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Saturday, August 5, 2017

Battle-Pieces in Rochester

Here are two of the earliest published notices of Melville's Battle-Pieces anywhere. Both items found in the online archives of New York newspapers at Fulton History.

In the first edition of Battle-Pieces the second line of "The Portent" reads "Slowly swaying" not "Slowly swinging" as printed in the Rochester Evening Express on August 27, 1866.

Rochester Evening Express - August 27, 1866

New Books.

BATTLE PIECES AND ASPECTS OF THE WAR, by Herman Melville, author of "Typee," "Omoo," "Redburn," "Mardi," "Moby Dick," "Whitejacket," &c. New York: Harper & Bros.

But little has been heard, of late, from the author of those very attractive novels, "Typee," &c. We have here a volume of poems of the war, "Battle Pieces," dedicated to the "memory of the Three Hundred Thousand who in the war for the maintenance of the Union, fell devotedly under the flag of their fathers." The author says that "with few exceptions, the pieces in this volume originated in an impulse imparted by the fall of Richmond." The opening piece is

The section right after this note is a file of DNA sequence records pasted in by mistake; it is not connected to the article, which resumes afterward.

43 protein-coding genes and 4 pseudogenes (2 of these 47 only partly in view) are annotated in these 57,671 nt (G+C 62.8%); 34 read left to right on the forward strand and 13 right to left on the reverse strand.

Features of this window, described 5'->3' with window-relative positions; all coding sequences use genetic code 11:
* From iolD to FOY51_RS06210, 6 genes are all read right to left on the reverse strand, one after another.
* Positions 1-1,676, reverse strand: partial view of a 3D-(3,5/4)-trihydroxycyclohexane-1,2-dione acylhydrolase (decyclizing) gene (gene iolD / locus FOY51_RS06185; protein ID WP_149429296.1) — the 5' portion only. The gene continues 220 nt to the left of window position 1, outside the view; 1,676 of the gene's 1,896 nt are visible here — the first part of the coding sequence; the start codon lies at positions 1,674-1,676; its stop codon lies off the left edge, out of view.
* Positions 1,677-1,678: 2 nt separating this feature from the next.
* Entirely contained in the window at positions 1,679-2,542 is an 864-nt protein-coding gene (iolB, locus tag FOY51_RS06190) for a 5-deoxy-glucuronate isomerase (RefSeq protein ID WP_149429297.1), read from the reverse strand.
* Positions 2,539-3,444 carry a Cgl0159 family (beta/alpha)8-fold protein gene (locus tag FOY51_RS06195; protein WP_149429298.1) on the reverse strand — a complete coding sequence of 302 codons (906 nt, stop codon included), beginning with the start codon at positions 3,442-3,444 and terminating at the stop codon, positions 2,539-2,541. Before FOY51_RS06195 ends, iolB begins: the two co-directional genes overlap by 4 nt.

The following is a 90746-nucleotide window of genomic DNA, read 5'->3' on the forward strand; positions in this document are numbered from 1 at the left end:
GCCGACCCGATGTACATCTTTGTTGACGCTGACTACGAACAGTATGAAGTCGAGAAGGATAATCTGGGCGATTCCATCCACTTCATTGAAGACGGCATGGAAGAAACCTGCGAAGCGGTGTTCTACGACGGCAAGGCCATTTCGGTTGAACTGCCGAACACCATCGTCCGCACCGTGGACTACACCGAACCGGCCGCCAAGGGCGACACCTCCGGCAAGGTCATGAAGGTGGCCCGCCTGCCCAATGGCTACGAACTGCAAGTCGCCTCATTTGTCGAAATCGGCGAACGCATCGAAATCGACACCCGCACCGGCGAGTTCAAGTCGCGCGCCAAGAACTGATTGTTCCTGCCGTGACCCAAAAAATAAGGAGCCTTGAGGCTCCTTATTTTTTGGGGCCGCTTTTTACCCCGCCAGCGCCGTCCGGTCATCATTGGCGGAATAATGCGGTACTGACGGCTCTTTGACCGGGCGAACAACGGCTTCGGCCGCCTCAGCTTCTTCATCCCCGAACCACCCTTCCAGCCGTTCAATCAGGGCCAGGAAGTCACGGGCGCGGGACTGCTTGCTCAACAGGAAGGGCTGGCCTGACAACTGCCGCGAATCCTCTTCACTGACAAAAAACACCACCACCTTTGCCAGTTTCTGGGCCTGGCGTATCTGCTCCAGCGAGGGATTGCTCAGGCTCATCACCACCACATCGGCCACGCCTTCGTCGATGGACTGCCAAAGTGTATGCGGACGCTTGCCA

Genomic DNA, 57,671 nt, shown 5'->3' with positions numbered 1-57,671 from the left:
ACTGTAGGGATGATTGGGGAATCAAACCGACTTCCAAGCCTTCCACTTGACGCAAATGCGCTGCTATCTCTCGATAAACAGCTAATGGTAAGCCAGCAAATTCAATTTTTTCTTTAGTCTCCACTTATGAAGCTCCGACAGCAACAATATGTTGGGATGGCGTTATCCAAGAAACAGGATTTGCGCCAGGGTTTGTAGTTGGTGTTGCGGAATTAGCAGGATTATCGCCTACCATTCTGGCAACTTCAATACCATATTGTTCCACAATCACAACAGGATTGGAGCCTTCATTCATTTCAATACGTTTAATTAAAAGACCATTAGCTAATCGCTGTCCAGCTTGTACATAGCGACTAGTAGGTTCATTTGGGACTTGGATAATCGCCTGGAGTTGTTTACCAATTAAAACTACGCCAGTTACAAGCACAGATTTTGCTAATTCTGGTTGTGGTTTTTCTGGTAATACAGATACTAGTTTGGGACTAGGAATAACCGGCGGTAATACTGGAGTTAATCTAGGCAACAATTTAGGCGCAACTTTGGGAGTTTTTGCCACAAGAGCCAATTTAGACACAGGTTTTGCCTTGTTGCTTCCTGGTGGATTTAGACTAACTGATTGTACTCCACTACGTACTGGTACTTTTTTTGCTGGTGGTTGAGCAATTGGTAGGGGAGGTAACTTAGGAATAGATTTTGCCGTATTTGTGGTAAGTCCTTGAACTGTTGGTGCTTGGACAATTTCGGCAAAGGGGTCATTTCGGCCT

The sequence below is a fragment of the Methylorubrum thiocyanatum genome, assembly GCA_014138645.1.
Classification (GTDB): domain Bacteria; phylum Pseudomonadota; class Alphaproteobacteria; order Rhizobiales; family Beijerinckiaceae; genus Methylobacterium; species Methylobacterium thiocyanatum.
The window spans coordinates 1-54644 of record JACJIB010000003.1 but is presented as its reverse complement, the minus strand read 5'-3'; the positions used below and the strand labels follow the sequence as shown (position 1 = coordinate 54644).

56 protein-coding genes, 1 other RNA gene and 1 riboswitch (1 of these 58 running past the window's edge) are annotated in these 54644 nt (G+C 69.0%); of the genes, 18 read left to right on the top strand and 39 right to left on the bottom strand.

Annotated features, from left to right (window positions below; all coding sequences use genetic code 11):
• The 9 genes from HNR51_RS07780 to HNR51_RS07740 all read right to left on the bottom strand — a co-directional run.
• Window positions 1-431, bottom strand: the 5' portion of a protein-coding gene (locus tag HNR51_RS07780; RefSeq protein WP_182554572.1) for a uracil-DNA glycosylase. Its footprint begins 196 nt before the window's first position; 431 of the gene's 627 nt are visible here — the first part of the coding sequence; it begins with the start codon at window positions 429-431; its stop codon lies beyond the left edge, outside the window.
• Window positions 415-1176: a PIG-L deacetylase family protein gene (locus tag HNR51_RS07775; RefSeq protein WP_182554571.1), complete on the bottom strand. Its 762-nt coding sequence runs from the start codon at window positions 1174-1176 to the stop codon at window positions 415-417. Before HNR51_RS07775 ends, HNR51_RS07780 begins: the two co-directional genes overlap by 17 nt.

THE PORTENT, 1859.
Hanging from the beam,
   Slowly swinging (such the law),
Gaunt the shadow on your green
       Shenandoah!
The cut is on the crown
       (Lo! John Brown),
And the stabs shall heal no more.
Hidden in the cap
   Is the anguish none can draw;
So your future veils its face,
       Shenandoah!
But the streaming beard is shown
       (Weird John Brown),
Meteor of the war.
The pieces are good, so far as we have read and of the right loyal and honest sentiment. For sale by Dewey.
Below, another early notice of Melville's Battle-Pieces in Rochester, this one published in the Daily Union and Advertiser on August 28, 1866:

Rochester Daily Union & Advertiser - August 28, 1866
BATTLE PIECES AND ASPECTS OF THE WAR.— By Herman Melville. This is a volume of nearly three hundred pages filled with poetry relating to the battles and stirring events of the late civil war. The fame of the great commanders is celebrated in song, and the noted engagements are described in verse, all done in a creditable manner. Those who participated in the great battles or marched to the command of the great Generals will find much in this to prize.

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